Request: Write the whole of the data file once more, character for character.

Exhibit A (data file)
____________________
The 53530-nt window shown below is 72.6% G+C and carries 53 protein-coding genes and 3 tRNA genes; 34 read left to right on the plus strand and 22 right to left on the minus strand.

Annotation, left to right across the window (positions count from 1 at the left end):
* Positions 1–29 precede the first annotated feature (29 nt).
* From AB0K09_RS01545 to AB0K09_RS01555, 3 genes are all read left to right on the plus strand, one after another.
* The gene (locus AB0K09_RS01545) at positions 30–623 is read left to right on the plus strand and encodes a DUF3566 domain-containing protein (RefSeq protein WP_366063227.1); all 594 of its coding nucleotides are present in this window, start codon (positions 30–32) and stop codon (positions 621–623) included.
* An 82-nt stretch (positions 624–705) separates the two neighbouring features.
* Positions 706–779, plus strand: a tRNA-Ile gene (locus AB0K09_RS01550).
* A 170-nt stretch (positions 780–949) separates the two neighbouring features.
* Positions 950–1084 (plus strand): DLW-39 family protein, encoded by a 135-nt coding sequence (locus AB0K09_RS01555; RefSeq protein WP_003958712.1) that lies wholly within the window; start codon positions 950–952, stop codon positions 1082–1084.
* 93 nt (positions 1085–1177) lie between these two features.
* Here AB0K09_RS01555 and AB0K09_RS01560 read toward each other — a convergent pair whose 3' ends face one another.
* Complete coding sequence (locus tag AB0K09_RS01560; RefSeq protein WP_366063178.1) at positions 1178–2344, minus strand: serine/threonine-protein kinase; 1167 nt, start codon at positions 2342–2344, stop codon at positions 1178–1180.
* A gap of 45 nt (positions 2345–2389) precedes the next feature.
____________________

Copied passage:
The 53530-nt window shown below is 72.6% G+C and carries 53 protein-coding genes and 3 tRNA genes; 34 read left to right on the plus strand and 22 right to left on the minus strand.

Annotation, left to right across the window (positions count from 1 at the left end):
* Positions 1–29 precede the first annotated feature (29 nt).
* From AB0K09_RS01545 to AB0K09_RS01555, 3 genes are all read left to right on the plus strand, one after another.
* The gene (locus AB0K09_RS01545) at positions 30–623 is read left to right on the plus strand and encodes a DUF3566 domain-containing protein (RefSeq protein WP_366063227.1); all 594 of its coding nucleotides are present in this window, start codon (positions 30–32) and stop codon (positions 621–623) included.
* An 82-nt stretch (positions 624–705) separates the two neighbouring features.
* Positions 706–779, plus strand: a tRNA-Ile gene (locus AB0K09_RS01550).
* A 170-nt stretch (positions 780–949) separates the two neighbouring features.
* Positions 950–1084 (plus strand): DLW-39 family protein, encoded by a 135-nt coding sequence (locus AB0K09_RS01555; RefSeq protein WP_003958712.1) that lies wholly within the window; start codon positions 950–952, stop codon positions 1082–1084.
* 93 nt (positions 1085–1177) lie between these two features.
* Here AB0K09_RS01555 and AB0K09_RS01560 read toward each other — a convergent pair whose 3' ends face one another.
* Complete coding sequence (locus tag AB0K09_RS01560; RefSeq protein WP_366063178.1) at positions 1178–2344, minus strand: serine/threonine-protein kinase; 1167 nt, start codon at positions 2342–2344, stop codon at positions 1178–1180.
* A gap of 45 nt (positions 2345–2389) precedes the next feature.